GENEVA - The International Air Transport Association (IATA) released its annual Corporate Air Travel Survey of over 10,000 active travellers, which shows that not only are passengers accepting high-tech travel options, but also they are demanding even more opportunities to take control of their travel experience.

Detailed results showed that:

  • 89% of responding travellers preferred e-tickets to paper tickets
  • 56% had experienced internet check-in and
  • 69% had used self-service kiosks

When asked if they wanted more self-service options, 54% said yes with positive results from all regions:

  • 64% in Africa and the Middle East
  • 57% in the Americas
  • 53% in Europe and
  • 51% in Asia Pacific

“The consumer has spoken and the message is clear. Self-service is part of full-service expectations. And airlines are responding with technology that gives travellers greater convenience and more options to control their travel experience,” said Giovanni Bisignani, Director General and CEO of IATA.

Respondents ranked the self-service features they plan to use most often in future:

  1. 1. Online booking (75%)
  2. 2. Online reservation changes (69%)
  3. 3. Online check-in (61%)
  4. 4. E-mail notification service (60%)
  5. 5. Printing boarding passes at home (58%)
  6. 6. Common use self service check-in (53%)
  7. 7. Re-routing of missed or cancelled flights (41%)
  8. 8. Remote baggage drop off service (33%)
  9. 9. Post arrival assistance (28%).

Respondents also called for additional self-service options online and at the departure gate:

  • Online: The list of website services that consumers want was headed by the opportunity to select or change seats (82%). Passengers also want the ability to change reservations (55%), update their frequent flyer information (49%) and purchase or request upgrades (45%) online.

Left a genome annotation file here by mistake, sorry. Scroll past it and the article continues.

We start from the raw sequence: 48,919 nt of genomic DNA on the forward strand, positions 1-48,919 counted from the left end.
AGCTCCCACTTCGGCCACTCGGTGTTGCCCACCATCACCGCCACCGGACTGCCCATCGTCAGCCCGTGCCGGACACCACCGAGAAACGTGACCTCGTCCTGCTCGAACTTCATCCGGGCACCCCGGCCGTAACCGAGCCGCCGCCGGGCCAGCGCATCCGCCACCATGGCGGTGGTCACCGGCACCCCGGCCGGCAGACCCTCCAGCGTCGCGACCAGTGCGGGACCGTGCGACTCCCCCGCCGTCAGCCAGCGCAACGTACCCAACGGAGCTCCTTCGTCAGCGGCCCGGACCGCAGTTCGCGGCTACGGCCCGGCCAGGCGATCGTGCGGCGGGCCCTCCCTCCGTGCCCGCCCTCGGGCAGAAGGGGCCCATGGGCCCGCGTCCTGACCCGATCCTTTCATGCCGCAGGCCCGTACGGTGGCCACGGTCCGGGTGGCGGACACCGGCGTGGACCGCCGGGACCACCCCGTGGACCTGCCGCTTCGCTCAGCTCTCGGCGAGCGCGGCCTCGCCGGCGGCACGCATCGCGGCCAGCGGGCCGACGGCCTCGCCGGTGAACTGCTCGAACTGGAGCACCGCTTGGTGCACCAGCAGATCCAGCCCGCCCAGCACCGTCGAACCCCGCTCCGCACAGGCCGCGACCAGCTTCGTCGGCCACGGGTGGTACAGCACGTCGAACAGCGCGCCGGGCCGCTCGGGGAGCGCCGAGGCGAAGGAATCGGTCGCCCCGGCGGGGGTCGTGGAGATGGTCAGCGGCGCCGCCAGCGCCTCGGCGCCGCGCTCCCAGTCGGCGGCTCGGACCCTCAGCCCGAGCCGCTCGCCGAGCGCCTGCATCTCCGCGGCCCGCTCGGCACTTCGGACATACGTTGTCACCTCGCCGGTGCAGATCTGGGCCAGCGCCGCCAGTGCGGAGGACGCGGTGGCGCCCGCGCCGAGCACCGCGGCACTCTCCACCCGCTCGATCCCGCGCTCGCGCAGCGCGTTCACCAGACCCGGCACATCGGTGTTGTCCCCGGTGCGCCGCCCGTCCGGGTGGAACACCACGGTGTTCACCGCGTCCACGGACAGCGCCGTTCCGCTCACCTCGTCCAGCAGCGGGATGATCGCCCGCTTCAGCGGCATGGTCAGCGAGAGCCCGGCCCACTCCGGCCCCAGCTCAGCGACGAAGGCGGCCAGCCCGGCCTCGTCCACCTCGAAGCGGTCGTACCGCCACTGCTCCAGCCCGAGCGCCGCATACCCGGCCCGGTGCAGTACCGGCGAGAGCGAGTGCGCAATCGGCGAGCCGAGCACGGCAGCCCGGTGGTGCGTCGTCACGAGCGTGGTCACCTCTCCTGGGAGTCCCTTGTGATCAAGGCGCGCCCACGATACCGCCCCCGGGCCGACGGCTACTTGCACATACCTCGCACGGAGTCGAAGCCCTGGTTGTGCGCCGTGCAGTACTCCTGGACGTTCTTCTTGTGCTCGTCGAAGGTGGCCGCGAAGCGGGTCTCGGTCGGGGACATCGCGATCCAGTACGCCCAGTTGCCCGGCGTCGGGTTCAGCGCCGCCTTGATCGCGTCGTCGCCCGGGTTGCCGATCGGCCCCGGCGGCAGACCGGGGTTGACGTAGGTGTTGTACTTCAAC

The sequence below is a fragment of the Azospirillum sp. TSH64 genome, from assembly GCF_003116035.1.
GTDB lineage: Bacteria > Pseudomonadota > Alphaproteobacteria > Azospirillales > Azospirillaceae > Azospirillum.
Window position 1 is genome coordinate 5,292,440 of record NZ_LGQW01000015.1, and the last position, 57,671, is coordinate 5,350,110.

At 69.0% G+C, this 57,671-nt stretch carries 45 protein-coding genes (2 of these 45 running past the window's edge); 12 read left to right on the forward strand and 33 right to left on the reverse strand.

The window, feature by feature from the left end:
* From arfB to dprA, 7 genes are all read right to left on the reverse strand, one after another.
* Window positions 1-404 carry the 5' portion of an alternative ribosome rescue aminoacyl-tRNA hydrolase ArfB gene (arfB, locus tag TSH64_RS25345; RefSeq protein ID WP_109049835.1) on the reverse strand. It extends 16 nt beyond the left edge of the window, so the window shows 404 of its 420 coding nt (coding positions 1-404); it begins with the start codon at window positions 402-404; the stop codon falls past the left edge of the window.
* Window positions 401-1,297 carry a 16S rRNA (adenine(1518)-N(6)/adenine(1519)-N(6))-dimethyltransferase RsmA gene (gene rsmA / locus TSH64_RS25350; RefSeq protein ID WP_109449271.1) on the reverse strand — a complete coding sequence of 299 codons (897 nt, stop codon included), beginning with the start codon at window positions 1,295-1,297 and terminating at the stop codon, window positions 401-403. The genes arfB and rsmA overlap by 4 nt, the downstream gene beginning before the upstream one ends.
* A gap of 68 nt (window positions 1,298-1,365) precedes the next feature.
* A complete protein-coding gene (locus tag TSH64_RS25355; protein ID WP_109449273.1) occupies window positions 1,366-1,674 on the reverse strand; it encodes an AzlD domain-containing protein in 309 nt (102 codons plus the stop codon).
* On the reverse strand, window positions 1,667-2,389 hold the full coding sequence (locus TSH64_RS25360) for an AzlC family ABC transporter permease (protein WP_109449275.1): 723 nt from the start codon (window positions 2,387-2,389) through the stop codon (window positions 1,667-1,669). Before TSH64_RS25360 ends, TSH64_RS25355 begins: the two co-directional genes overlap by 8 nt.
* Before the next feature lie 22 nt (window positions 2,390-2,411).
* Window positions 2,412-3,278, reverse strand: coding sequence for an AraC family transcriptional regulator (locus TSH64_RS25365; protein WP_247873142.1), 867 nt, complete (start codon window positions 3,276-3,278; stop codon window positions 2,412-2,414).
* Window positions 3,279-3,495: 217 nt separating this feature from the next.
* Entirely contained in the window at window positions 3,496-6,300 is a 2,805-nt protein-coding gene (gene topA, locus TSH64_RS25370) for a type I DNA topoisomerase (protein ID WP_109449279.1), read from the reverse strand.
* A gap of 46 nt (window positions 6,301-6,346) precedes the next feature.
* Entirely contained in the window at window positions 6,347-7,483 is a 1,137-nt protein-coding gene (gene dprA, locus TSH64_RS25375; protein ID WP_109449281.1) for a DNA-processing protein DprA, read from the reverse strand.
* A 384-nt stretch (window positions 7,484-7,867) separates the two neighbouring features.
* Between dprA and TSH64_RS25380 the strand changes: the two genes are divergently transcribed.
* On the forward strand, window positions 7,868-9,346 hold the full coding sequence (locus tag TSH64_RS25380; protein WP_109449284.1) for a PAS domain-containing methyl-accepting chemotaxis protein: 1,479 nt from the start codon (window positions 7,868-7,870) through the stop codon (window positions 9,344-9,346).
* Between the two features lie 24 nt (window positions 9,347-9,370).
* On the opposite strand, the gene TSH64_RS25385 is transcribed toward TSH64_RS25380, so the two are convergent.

• At the Departure Gate: Topping the consumer self-service wish list at the gate is the ability to obtain last minute upgrades (62%), followed by last minute changes to seating (46%) and obtaining transfer information (27%). Adding frequent flyer information (21%) and the ability to check-in additional baggage (19%) rounded out the top five preferences.

“The self-service revolution is underway. It’s a win: win situation. Consumers demand the empowerment of new technology and the efficiencies it creates are critical for an industry that needs to reduce costs,” said Bisignani.

IATA’s Simplifying the Business programme, started in 2004, is the platform for global standards in technology and process that are improving the travel experience. Global penetration of electronic ticketing, now at 88%, will be 100% by 31 May 2008. Over 90 airlines are using bar coded boarding passes; common-use self-service kiosks are operating at 80 airports; and RFID baggage management is live at four airports.

“Simplifying the Business is only just the beginning. We are now looking to integrate technologies into a seamless process that meets traveller expectations for even greater convenience through self-service,” said Bisignani.

IATA will release information on the next stage of Simplifying the Business on 12th December.

Detailed charts including regional breakdowns (pdf)

Notes for Editors:

  • IATA has some 240 members comprising 94% of scheduled international traffic.
  • Simplifying the Business projects include 100% electronic ticketing by the end of May 2008, the use of bar coded boarding passes, common use self service check-in, RFID for baggage management and IATA e-freight. Together they will save the industry US$6.5 billion per year.
  • IATA’s Corporate Air Travel Survey 2008 examines the needs, attitudes and general preferences of business travellers, providing vital information on trends and future expectations. The survey was conducted online and completed by 10,281 active air travellers.